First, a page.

it was fully booked.
The Auditorium is a compact building with 16 spacious rooms perfectly
equipped for lectures. Four of these rooms and the main auditorium
room were reserved for the Symposium. The others were occupied
for normal teaching, since the academic year had started the week
before the Symposium; in fact, the presence of the students added
to a lively atmosphere. The large central hall housed the Technical
Exhibition and the poster session, as well as the afternoon refreshment
distribution. Since there were no oral sessions together with
the posters, all events in that hall were well attended.
In the opening session, Van Deursen as chairman welcomed the audience
and thanked the people who contributed to organizing this Symposium.
Rector Magnificus Professor R. van Santen informed the audience
about facts, position and goals of the Eindhoven University. Professor
M. DAmore, P. Berkhout from Philips Digital Systems Laboratories,
and IEEE EMCS President K. Williams expressed their views on EMC
Europe Symposia. Professor F. Silva from UPC announced the attractive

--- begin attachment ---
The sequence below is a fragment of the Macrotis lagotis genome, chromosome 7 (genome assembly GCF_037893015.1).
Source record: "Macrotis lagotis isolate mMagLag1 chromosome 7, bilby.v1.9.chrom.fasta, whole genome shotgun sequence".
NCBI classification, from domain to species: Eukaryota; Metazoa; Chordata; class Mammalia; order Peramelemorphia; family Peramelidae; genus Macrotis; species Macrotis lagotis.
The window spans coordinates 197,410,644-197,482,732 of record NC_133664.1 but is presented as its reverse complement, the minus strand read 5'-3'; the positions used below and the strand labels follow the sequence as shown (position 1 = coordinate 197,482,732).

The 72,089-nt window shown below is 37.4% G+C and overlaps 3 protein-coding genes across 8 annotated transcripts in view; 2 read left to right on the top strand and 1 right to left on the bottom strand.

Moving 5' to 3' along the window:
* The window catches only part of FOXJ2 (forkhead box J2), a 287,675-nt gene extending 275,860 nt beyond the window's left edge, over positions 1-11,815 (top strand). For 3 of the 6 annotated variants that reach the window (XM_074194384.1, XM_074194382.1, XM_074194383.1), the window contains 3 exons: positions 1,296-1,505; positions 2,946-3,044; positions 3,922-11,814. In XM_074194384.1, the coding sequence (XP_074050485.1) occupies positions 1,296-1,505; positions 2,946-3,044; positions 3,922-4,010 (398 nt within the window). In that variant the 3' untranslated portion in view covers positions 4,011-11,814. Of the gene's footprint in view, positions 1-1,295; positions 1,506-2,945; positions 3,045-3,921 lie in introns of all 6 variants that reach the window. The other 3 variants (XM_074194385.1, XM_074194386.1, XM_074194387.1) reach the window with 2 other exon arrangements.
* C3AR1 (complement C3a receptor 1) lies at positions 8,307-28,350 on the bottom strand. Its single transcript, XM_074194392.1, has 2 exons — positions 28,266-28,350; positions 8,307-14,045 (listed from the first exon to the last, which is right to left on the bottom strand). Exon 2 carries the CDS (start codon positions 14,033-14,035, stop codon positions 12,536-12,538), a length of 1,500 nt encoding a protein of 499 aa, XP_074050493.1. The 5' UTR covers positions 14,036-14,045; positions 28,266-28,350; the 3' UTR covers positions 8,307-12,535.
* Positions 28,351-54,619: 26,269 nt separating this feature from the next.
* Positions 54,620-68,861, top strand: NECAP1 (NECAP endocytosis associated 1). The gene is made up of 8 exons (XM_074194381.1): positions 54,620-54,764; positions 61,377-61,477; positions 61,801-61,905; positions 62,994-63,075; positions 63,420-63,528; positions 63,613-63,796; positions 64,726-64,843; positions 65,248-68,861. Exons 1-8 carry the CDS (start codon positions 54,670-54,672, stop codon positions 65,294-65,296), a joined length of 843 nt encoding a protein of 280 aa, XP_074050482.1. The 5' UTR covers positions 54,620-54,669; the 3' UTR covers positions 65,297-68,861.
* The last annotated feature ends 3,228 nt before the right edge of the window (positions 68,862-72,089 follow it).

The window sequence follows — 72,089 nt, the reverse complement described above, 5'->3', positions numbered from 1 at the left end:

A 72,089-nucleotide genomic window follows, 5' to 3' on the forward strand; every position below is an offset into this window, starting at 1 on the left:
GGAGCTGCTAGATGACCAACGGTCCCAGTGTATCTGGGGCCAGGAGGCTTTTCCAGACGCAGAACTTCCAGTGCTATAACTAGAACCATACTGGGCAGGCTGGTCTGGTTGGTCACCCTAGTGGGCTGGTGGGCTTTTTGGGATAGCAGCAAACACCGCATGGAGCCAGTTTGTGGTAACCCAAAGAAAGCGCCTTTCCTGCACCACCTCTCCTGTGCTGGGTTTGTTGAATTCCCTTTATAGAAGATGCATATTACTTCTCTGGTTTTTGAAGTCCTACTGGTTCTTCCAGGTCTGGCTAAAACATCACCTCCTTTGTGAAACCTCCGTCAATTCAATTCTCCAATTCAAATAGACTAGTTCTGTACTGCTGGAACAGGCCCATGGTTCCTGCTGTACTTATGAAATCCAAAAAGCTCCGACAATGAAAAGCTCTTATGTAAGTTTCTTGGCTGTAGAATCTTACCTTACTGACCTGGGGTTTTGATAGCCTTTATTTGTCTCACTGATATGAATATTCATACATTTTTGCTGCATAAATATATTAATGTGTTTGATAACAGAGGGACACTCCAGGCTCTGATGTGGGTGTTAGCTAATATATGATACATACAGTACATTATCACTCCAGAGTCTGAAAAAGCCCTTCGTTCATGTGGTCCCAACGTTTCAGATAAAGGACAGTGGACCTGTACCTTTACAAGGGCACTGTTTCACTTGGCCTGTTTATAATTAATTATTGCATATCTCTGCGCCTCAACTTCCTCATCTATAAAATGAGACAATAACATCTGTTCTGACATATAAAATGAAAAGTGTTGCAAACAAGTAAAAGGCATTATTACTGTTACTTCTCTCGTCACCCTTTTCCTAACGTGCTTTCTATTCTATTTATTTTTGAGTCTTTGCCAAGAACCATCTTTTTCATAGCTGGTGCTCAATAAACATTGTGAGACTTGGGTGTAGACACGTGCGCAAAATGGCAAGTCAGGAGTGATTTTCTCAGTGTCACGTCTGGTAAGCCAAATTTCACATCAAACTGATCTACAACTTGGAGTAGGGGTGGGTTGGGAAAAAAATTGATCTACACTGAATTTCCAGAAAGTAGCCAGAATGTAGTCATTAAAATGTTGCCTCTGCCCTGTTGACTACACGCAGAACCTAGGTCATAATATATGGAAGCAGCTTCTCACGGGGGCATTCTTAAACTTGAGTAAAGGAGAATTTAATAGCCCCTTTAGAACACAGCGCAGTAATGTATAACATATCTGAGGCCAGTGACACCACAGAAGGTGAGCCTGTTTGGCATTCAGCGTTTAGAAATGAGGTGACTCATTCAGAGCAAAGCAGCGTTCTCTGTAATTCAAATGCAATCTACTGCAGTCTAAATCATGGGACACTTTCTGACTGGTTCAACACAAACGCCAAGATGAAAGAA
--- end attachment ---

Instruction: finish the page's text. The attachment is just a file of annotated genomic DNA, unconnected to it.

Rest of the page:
venue for the next EMC Europe in 2006: Barcelona, Spain. Keynote
speaker A. van der Poel, Chairman of the EU Eureka Project Medea+,
gave a very impressive presentation on the importance of the semiconductor
industry for the European Union, and the role EMC plays therein.
The social program was varied. It began with a get-together party
at the university after the first day. During the lunch on Tuesday,
the Symposium chairman welcomed his guests by playing the grand
organ of the Auditorium. The cocktail party on that second day
was held in the DAF Museum, which has a perfect acoustic for the
gypsy orchestra Kabani from Amsterdam. The congress
dinner was held in the 13th century castle Henkenshage, where
one of the eight still practicing wooden shoe makers of The Netherlands
showed his art, and the Speellieden van Gelre sang
and played early medieval music on original instruments.
During the Symposium dinner, Professor M. DAmore granted
the best paper award to presenting author N. V. Kantartzis from
the University of Thessaloniki, Greece, for his paper titled:
Unconditionally stable numerical modeling and broadband
optimization of arbitrarily-shaped anechoic and reverberating
EMC chambers, which he wrote together with T. D. Tsiboukis.
The Symposium committee provided no parallel guest program since
in The Netherlands many interesting places can be reached within
about an hour of train travel from Eindhoven. The website had